If the data you’re entering has a limited number of variables (e.g., a list of employee names), you can go one step further by creating a drop-down list. Not only will this reduce errors; it will also speed up the data-entry process.

conceptual diagram of man and woman working on a spreadsheet with magnifying glass

6. Use forms to help prevent errors in data entry

One of the best ways to protect your spreadsheet from sloppy data entry is to perform the chore via an Excel form. This helps reduce errors, eyestrain, and confusion when you’re entering data yourself. And, sharing the form will significantly simplify and streamline data entry for your colleagues—while (again) controlling their interaction with your spreadsheet as a whole.

illustration of ginger bearded man searching for errors in an excel sheet

7. Use Sheetcast to elegantly combine many of these protections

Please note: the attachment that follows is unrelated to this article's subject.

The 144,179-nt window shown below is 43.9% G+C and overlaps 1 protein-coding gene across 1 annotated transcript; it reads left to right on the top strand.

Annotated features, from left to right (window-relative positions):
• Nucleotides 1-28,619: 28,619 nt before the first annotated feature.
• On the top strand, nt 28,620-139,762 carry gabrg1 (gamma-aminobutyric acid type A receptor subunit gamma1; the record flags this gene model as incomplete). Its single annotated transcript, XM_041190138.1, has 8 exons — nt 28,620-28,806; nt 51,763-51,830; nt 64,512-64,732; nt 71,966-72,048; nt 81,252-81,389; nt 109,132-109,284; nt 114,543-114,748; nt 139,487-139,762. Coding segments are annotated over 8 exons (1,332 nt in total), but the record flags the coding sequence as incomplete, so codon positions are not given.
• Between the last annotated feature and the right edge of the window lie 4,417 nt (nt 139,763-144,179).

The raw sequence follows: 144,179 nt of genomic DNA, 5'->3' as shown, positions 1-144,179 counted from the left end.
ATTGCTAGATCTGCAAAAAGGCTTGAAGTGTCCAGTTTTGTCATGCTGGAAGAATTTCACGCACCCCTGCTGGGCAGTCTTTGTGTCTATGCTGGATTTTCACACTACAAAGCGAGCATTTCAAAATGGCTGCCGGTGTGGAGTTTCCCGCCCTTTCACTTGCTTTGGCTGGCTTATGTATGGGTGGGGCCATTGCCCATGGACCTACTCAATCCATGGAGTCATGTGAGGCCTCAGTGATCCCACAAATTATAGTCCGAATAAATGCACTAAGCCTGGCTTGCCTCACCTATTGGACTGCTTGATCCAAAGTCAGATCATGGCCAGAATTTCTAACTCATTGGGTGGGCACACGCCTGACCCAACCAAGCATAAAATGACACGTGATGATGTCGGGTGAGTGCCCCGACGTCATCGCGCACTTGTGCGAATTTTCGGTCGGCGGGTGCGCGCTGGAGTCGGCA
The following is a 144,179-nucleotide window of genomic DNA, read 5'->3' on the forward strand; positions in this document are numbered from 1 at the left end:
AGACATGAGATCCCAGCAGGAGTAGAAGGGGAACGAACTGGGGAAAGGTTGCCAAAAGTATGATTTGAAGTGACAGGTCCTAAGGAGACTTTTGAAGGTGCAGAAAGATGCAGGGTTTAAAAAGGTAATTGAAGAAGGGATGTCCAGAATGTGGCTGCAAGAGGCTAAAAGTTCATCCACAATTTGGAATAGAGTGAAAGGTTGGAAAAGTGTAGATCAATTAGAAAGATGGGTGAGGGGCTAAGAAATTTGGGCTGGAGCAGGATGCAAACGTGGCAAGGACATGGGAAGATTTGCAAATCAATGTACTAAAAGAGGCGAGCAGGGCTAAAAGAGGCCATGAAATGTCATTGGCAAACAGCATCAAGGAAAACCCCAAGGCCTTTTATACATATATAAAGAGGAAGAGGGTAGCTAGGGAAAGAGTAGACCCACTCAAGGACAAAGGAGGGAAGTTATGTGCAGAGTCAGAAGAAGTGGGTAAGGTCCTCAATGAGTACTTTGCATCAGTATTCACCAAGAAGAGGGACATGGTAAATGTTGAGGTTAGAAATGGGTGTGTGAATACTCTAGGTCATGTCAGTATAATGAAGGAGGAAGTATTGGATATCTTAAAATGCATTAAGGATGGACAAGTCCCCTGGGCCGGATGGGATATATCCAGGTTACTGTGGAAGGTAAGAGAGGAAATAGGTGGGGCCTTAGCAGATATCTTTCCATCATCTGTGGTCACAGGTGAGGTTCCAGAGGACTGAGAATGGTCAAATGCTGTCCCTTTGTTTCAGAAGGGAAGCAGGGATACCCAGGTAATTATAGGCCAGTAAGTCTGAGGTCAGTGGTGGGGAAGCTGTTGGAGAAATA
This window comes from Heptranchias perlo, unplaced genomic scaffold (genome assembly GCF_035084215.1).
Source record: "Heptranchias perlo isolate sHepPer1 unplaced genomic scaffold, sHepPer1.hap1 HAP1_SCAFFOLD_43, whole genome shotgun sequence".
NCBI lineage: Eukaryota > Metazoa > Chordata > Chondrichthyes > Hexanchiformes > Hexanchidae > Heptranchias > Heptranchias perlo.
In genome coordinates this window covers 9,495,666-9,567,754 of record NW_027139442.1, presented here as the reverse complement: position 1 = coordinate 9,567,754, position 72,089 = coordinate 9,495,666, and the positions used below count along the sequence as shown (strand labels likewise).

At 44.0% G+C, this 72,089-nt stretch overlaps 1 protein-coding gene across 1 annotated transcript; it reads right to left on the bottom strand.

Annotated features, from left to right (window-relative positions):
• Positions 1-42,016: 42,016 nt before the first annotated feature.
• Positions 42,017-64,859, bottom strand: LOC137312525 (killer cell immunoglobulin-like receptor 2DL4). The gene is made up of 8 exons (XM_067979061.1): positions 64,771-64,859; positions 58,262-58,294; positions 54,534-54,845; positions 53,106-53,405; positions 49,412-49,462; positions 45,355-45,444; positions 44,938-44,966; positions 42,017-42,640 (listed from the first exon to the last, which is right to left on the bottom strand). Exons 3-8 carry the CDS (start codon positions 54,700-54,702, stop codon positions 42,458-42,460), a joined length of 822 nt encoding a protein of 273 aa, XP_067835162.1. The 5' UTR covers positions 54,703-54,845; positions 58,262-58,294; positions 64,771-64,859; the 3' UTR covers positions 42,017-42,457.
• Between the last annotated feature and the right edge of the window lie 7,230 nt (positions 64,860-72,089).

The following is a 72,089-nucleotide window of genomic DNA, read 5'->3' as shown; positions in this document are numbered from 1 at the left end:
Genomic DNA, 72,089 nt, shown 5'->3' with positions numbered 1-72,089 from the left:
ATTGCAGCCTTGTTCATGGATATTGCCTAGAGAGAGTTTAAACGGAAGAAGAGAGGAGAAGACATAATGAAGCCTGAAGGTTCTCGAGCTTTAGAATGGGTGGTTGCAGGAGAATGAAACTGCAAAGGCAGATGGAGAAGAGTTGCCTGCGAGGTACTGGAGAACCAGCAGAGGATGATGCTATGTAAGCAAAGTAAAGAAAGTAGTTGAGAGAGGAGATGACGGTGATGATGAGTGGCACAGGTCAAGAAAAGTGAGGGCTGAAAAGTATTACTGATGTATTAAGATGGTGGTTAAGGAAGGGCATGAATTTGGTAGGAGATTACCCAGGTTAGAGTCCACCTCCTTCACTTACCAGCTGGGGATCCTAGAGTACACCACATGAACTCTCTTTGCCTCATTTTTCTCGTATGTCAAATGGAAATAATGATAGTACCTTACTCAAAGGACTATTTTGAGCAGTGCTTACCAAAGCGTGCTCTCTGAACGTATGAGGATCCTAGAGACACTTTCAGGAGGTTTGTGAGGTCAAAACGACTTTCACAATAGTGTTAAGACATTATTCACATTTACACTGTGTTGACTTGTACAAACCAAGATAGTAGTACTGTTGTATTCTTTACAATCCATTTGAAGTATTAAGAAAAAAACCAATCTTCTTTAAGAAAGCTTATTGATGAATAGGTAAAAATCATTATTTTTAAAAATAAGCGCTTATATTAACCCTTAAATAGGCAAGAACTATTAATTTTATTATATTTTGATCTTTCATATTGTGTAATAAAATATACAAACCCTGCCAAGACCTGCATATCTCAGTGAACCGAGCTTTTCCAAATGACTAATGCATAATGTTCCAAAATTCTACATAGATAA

We’ll finish off with a gentle project pitch. By using Sheetcast to build an app from Excel, you can enable your colleagues (or even thousands of your customers) to interact with your data in countless useful ways without ever coming into direct contact with your spreadsheet. It’s a game-changing online tool that promises to disrupt the entire custom software industry. For details (including extensive video demos), visit the Sheetcast website.

cell shaded illustration of three profressionals, one of them with a lightbulb and the word Sheetcast above his head


More Articles:

Ten Memorable Excel Disasters

Pretty much anyone who has ever used Excel has a horror story or two to share—a misplaced decimal, a missing minus sign, a botched cut-and-paste, or some other minor blunder with potentially major consequences.